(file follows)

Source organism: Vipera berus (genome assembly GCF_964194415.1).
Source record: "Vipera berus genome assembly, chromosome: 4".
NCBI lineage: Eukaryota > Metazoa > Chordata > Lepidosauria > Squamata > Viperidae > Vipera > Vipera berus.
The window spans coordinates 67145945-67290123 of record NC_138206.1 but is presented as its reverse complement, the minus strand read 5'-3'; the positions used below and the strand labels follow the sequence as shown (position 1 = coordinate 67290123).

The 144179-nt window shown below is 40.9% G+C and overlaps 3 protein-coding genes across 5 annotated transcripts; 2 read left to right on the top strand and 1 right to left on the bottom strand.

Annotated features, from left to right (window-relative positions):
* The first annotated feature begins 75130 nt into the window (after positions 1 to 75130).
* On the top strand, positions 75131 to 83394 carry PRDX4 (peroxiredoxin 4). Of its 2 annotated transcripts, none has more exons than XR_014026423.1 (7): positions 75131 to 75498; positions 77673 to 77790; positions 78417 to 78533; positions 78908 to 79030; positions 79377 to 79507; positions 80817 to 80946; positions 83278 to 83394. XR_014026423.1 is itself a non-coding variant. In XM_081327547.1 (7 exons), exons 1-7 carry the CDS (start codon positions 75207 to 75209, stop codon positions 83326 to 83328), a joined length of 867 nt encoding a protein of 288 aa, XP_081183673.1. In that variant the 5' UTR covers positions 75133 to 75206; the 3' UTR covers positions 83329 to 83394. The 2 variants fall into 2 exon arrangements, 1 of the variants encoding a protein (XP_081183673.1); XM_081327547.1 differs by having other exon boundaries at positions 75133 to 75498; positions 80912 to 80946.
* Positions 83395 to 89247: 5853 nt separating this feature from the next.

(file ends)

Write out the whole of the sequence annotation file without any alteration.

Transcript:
Source organism: Vipera berus (genome assembly GCF_964194415.1).
Source record: "Vipera berus genome assembly, chromosome: 4".
NCBI lineage: Eukaryota > Metazoa > Chordata > Lepidosauria > Squamata > Viperidae > Vipera > Vipera berus.
The window spans coordinates 67145945-67290123 of record NC_138206.1 but is presented as its reverse complement, the minus strand read 5'-3'; the positions used below and the strand labels follow the sequence as shown (position 1 = coordinate 67290123).

The 144179-nt window shown below is 40.9% G+C and overlaps 3 protein-coding genes across 5 annotated transcripts; 2 read left to right on the top strand and 1 right to left on the bottom strand.

Annotated features, from left to right (window-relative positions):
* The first annotated feature begins 75130 nt into the window (after positions 1 to 75130).
* On the top strand, positions 75131 to 83394 carry PRDX4 (peroxiredoxin 4). Of its 2 annotated transcripts, none has more exons than XR_014026423.1 (7): positions 75131 to 75498; positions 77673 to 77790; positions 78417 to 78533; positions 78908 to 79030; positions 79377 to 79507; positions 80817 to 80946; positions 83278 to 83394. XR_014026423.1 is itself a non-coding variant. In XM_081327547.1 (7 exons), exons 1-7 carry the CDS (start codon positions 75207 to 75209, stop codon positions 83326 to 83328), a joined length of 867 nt encoding a protein of 288 aa, XP_081183673.1. In that variant the 5' UTR covers positions 75133 to 75206; the 3' UTR covers positions 83329 to 83394. The 2 variants fall into 2 exon arrangements, 1 of the variants encoding a protein (XP_081183673.1); XM_081327547.1 differs by having other exon boundaries at positions 75133 to 75498; positions 80912 to 80946.
* Positions 83395 to 89247: 5853 nt separating this feature from the next.